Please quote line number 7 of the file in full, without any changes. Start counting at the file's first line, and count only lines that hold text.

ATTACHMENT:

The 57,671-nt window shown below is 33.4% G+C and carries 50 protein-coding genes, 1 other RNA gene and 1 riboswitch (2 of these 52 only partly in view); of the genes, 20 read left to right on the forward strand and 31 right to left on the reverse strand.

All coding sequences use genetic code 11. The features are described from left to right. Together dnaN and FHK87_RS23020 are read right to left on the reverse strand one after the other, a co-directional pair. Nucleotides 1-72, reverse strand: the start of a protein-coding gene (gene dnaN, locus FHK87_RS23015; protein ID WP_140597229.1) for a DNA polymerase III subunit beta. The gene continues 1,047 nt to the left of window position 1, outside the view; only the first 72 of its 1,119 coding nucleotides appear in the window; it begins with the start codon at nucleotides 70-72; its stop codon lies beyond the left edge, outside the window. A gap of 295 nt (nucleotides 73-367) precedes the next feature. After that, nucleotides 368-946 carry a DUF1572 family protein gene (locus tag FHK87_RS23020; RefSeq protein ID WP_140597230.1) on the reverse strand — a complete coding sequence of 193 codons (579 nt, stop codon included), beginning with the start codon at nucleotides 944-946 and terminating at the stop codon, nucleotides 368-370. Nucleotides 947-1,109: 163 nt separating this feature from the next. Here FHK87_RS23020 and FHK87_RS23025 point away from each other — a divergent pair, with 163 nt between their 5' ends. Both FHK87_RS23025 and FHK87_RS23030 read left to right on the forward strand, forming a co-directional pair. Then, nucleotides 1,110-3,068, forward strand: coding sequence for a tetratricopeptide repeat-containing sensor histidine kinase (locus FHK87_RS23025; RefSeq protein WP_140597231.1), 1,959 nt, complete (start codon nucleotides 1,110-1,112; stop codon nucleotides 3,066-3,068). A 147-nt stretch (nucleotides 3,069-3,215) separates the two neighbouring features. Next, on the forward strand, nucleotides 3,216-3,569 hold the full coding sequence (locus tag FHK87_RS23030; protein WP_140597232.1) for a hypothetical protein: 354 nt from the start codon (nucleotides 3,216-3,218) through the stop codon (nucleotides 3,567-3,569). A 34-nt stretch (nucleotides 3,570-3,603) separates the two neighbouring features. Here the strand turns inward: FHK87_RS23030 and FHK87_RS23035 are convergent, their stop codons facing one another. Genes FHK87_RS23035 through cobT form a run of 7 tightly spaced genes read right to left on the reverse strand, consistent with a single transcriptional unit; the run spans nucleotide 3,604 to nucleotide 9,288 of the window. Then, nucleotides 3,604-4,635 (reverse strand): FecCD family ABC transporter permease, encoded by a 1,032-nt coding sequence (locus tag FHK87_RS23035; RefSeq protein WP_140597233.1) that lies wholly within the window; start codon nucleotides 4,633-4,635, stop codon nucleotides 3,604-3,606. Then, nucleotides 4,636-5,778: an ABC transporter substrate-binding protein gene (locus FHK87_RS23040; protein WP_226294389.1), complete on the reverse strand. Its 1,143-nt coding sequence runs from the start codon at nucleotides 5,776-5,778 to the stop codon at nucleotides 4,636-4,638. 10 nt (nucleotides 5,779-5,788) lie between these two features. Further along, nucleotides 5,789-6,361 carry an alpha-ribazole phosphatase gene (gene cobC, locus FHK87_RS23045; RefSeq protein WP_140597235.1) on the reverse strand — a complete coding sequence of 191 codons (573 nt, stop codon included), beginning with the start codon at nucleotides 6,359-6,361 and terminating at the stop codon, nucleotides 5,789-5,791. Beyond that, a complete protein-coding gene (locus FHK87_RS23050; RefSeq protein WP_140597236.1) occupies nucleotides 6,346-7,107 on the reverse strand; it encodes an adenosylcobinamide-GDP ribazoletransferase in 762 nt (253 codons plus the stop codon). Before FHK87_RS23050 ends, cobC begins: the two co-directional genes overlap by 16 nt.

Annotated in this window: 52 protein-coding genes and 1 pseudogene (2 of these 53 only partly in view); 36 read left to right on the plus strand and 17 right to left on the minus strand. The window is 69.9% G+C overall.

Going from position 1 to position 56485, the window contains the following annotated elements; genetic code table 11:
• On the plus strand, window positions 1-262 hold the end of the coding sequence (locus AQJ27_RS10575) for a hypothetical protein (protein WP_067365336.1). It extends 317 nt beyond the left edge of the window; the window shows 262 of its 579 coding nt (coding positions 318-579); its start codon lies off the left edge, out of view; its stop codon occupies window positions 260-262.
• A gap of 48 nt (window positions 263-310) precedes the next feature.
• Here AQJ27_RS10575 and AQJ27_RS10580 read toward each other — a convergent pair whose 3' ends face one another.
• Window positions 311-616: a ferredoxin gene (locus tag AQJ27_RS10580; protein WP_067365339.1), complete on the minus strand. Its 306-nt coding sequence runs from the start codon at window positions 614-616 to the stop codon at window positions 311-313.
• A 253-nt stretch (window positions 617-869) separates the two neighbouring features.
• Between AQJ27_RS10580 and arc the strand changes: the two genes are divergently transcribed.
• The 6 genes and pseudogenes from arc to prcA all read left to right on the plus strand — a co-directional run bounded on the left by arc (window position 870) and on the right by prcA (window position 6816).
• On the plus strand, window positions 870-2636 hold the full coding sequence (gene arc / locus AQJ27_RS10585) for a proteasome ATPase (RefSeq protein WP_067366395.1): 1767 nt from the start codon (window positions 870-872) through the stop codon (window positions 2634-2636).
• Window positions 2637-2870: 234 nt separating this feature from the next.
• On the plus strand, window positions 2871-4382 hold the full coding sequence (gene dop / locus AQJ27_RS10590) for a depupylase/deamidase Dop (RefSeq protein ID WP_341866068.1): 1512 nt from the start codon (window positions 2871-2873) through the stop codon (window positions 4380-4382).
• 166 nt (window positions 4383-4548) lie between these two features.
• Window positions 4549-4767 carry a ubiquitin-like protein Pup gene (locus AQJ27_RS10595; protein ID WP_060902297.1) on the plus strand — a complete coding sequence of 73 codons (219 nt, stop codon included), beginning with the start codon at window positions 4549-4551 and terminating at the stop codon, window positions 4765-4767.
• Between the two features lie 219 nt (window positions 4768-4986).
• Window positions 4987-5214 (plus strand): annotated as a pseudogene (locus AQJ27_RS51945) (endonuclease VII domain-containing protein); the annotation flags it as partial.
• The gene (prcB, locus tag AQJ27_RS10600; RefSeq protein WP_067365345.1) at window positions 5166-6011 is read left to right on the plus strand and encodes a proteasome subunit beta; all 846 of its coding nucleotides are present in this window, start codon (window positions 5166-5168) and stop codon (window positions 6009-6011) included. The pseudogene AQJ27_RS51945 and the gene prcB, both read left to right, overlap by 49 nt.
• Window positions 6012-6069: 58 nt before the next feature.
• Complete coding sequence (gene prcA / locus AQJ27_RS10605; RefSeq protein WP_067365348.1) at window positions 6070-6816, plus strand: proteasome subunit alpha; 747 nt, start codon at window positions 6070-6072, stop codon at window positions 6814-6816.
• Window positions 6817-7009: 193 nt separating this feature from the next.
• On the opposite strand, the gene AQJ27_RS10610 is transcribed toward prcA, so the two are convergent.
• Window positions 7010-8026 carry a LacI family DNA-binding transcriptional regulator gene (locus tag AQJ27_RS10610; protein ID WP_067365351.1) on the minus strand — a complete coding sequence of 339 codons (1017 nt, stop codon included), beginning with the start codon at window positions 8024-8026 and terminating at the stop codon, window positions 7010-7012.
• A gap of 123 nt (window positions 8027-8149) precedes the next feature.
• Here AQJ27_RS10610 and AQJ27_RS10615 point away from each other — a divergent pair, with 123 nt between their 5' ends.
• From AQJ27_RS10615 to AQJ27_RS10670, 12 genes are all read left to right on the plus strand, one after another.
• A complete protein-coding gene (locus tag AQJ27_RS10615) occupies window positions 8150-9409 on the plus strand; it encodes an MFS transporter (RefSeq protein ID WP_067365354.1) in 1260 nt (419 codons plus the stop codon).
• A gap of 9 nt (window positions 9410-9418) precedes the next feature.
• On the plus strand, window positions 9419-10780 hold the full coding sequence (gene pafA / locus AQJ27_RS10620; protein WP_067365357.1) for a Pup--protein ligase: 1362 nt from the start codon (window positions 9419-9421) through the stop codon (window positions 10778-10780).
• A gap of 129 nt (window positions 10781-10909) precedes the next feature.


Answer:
• Here AQJ27_RS10575 and AQJ27_RS10580 read toward each other — a convergent pair whose 3' ends face one another.